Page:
This is the fourth article in the series that aims to develop portfolio investment approach that 'beats the market'. The goal is to equip the readers both with the knowledge about the path and the confidence to stay on the path.
In the previous articles we have reviewed three theories of investment and how they can help in developing superior portfolios:
- In the first article 'Efficient Market Hypothesis And Random Walk Theory: Buy 'David Swensen's Portfolio', the author recommended using Swensen portfolio.
- In the second article 'Modern Portfolio Theory: Introduce Allocation To Alternatives', we suggested ways of enhancing Swensen portfolio through adding alternative assets to the portfolio.
- In the third article 'Noisy Market Hypothesis: Tilt Your Portfolio To Achieve Superior Returns (Part 1)', we reviewed historical performance of small cap and value stocks. We highlighted a list of ETFs that could be utilized to beat the market.
Initial two articles serve as a practical guide to structuring the core portfolio. While in the third article, we started building the satellite portfolio. In this fourth article, we continue exploring factors that could be utilized to enhance portfolio performance.
High Dividend Yield
Per Jeremy Siegel, the historical performance of stocks indicates that over the long term the highest yielding stocks outperform the market both on an absolute return basis and on a risk-adjusted basis. Following table shows the return on S&P 500 stocks ranked by the dividend yield and covers the period from 1957 to 2012.
Source: Jeremy Siegel
The market participants developed well-known strategies, such as Dogs of the Dow and S&P 10, based on the similar philosophy. Those strategies involve choosing the highest (namely, top 10) yielding stocks of Dow Jones or S&P indexes. Over the long term (i.e. between 1957 and 2012), per findings of Jeremy Siegel, S&P 10 returned 14.14% of geometric return vs. S&P 500's 10.13%. Similarly, Dow 10 returned 12.63% vs. Dow Jones' 10.93%. Such difference of ~2-4% makes a big difference over the long investment horizon and is worth exploring.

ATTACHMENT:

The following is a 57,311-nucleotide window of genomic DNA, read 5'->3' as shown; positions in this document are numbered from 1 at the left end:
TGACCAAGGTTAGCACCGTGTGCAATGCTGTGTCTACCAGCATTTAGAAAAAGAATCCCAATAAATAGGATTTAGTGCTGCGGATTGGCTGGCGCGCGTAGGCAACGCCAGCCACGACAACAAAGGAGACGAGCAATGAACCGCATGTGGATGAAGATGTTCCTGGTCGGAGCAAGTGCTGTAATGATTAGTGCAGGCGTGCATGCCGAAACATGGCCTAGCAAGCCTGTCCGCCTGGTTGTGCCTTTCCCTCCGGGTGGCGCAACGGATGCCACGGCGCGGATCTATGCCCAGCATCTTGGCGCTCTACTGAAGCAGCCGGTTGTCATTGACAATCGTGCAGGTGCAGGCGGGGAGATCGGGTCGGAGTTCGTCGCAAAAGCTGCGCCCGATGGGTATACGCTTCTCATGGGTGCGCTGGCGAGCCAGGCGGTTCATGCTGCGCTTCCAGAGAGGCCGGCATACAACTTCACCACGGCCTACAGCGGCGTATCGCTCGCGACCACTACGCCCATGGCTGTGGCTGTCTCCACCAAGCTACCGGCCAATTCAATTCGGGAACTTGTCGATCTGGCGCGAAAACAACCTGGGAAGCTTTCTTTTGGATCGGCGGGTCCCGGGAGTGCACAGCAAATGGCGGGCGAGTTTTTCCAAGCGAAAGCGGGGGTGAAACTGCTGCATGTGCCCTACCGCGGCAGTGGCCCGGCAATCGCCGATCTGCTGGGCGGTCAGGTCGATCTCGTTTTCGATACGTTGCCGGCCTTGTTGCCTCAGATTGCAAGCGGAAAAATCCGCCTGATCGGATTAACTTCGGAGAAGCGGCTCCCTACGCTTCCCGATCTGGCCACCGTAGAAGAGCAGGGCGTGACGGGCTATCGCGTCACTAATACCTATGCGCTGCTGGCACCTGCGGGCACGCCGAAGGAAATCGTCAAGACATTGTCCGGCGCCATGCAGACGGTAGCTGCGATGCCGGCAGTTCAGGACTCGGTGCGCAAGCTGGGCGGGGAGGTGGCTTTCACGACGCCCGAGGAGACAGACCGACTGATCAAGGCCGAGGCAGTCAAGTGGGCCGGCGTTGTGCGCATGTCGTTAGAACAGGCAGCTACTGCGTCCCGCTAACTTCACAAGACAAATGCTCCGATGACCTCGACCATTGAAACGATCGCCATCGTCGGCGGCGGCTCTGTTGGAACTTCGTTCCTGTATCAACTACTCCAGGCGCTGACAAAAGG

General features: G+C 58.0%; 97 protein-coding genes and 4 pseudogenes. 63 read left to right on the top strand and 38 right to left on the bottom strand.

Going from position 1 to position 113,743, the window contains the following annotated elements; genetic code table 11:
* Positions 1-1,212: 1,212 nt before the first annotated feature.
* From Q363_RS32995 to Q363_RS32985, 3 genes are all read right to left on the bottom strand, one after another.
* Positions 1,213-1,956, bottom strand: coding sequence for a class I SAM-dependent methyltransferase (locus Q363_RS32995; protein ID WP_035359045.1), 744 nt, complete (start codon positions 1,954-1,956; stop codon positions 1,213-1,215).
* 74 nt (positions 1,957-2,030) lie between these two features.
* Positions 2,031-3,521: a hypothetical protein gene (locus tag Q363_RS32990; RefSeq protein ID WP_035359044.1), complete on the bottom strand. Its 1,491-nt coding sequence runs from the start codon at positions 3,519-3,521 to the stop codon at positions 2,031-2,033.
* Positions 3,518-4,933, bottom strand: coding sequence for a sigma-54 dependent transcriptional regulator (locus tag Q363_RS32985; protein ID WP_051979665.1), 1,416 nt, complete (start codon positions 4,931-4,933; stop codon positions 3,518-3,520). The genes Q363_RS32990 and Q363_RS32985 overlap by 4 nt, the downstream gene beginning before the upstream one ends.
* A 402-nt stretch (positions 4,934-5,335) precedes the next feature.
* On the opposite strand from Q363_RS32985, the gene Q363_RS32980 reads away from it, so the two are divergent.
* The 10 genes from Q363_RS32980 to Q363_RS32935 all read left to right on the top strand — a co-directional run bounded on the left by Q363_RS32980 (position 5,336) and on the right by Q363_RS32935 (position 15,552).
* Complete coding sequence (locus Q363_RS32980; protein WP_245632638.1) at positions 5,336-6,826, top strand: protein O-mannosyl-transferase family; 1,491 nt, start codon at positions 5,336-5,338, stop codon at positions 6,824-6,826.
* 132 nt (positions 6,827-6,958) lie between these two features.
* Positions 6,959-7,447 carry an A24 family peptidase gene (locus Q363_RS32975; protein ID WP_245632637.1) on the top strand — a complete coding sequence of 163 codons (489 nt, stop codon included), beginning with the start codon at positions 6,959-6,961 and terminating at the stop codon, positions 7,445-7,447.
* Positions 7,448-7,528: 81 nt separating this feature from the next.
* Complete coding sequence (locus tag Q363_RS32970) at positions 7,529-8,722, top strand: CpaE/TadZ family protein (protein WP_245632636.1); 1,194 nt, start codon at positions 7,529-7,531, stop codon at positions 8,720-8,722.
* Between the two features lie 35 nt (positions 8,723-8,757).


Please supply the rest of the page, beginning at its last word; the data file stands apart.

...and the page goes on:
Core 10 portfolio: high dividend yield plus high conviction
Jeremy Siegel found that a similar strategy could be used for the dividend aristocrats. The dividend aristocrats are the companies that increased their dividend payments for at least 25 consecutive years. Investing in top 10 yielding dividend aristocrats represents so-called "Core 10" portfolio. The historical performance of Core 10 portfolio is impressive (please refer to Jeremy Siegel's books).
Limiting the universe to dividend aristocrats when choosing high-yielding stocks has an added benefit. It provides an individual investor with added confidence. It's more likely that investor will hold on to the stock with 25+ years of growing dividend history. In addition, psychologically, an investor might find it easier to double down on a dividend aristocrat when prices go down and lock up the attractive dividends.
A current list of Core 10 portfolio is presented below:
If you are anything like me and would not settle for classical Core 10 portfolio, there are ways of augmenting it. You might consider adding additional metrics, such as value and momentum.
I have used Graham's value criteria, namely P/E ratio < 15 and P/E * P/B < 22. If a stock meets both of the criteria it's given score of 2, as shown in the table below:
Core 10 with Value Tilt
Only seven stocks scored passed one or both of Graham's criteria.
Let's add a couple of criteria from O'Shaughnessey (positive 1-year momentum and ranking by P/S ratio). After eliminating stocks with the negative 1-year total return, a number of stocks go down to 3: Chubb (NYSE:CB), AT&T (NYSE:T), and Aflac (NYSE:AFL).
Core 10 with Value Tilt and Positive Momentum
Is Core 10 Portfolio missing anything?
Looking back at the list of dividend aristocrats, one can notice that high-yielding stocks did not perform well during the last three years.
Per the summary table below, stocks with the lowest yield outperformed current Core 10 portfolio candidates (which returned 5.25%). The lowest yielding stocks returned 21.19% annual return.
How could this be? There are three key reasons to highlight:
1. I'm using the current list of Core 10 stocks. Instead, I should have rebalanced Core 10 stocks each year.